Indeed, the real lesson for American politicians is that voters' unhappiness is a powerful motivator.

"We know they will react to anger," says Vin Weber, a longtime Republican strategist who also is a director of the National Endowment for Democracy, a nonprofit that tries to strengthen democracies around the globe.

"We see that all across the Western world," he said. "We saw that in Republican victories in 2010. The untested proposition is whether they will respond to a message of hope."

There is ample precedent showing political trends can move back and forth across the Atlantic. Margaret Thatcher's conservative revolution in Britain in 1979 was matched a year later by Ronald Reagan's in the U.S. Moderate conservatives arose simultaneously on both sides of the Atlantic late in the 1980s, and the centrists Bill Clinton and Tony Blair overlapped in the 1990s.

At the moment, there is no discernible ideological direction to Europe's wave of change. Mr. Sarkozy is being succeeded by a new president to his left. In Greece, the parties suffering are the ones in the center. When Spain's government changed, it moved to the right.

The unifying theme in Europe is simply unhappiness—specifically unhappiness with the austerity measures the continent has imposed to deal with a rolling succession of debt crises. It is hard to know whether voters are reacting more to the pain of government cuts or to the pain of high unemployment that has accompanied austerity. . . .

But while American economic confidence has rebounded somewhat, it remains at uncomfortably low levels, and the past two months' job-creation numbers are underwhelming. It is no coincidence that Mr. Obama's job-approval ratings are only middling, and that recent national polls put his re-election race against presumptive Republican nominee Mitt Romney as virtually even.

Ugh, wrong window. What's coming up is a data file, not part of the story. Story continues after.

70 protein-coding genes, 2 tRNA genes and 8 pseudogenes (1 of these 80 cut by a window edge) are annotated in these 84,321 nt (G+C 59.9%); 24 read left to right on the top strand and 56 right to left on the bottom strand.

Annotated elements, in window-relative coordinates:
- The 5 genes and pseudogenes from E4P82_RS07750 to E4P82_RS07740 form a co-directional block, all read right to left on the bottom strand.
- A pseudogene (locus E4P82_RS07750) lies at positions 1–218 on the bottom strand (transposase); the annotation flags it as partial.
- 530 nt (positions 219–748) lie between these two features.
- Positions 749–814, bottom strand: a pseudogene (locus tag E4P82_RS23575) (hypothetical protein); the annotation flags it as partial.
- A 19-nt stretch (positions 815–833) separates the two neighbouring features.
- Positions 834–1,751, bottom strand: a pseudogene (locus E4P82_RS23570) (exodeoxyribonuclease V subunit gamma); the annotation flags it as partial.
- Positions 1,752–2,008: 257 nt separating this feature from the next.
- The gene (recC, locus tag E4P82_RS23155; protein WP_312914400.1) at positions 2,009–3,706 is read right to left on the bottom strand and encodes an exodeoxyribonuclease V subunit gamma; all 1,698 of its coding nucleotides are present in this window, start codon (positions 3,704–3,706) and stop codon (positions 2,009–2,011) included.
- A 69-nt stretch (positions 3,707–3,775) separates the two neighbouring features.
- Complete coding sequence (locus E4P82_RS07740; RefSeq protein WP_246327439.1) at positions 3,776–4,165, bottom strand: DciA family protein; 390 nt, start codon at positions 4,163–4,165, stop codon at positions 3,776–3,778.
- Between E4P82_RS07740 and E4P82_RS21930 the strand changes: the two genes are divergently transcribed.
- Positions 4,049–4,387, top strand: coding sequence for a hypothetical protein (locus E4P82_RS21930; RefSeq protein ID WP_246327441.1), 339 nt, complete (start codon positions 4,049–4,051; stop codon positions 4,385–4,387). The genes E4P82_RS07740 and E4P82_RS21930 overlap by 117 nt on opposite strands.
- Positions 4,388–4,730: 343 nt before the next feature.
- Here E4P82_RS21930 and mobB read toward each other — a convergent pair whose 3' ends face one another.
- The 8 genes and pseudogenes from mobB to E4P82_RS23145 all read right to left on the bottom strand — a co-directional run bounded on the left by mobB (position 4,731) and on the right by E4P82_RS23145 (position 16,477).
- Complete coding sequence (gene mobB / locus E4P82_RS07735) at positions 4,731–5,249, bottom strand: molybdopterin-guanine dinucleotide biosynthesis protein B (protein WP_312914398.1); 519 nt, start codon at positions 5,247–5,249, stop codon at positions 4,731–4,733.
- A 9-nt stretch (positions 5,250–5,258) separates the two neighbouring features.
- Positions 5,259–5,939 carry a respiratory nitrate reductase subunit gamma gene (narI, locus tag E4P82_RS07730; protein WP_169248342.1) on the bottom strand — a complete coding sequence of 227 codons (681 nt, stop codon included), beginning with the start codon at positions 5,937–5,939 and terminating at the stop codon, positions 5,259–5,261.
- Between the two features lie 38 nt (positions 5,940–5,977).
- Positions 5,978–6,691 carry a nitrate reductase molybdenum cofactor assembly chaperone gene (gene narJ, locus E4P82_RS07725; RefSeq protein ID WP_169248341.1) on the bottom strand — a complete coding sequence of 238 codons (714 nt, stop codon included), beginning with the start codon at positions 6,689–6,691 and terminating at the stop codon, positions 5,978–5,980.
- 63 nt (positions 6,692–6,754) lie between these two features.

At the same time, Congress's approval ratings are far worse, and poll numbers reveal no hidden reservoir of love for either party or for Mr. Romney.

So there is plenty of disenchantment—but fewer signs of overt anger—than in Europe. Matt Bennett, a vice president of Third Way, an organization of moderate Democrats, argues that

Americans held their "anger" election in 2010, when they threw out the Democrats who controlled the House.

This year, he says, will bring instead "an anxiety election.…There is disillusionment driven, we think, by anxiety about the future."

That is a different emotion from the anger coursing through Europe, but potentially just as powerful."

Summing Up

European countries have a lot to teach Americans. Intentionally or not.

To begin, let's look at the size of governments and the European welfare entitlement states.

Lots of debt, lots of unemployment and little economic growth.

And since they spend virtually nothing on defense, laying the blame on national security spending in America won't work either.

We'll try to develop the thesis as we go along.

For now suffice it to say that America's best days lie ahead, assuming we take the time to learn the lessons Europe has to teach us. And we will.

Thanks. Bob.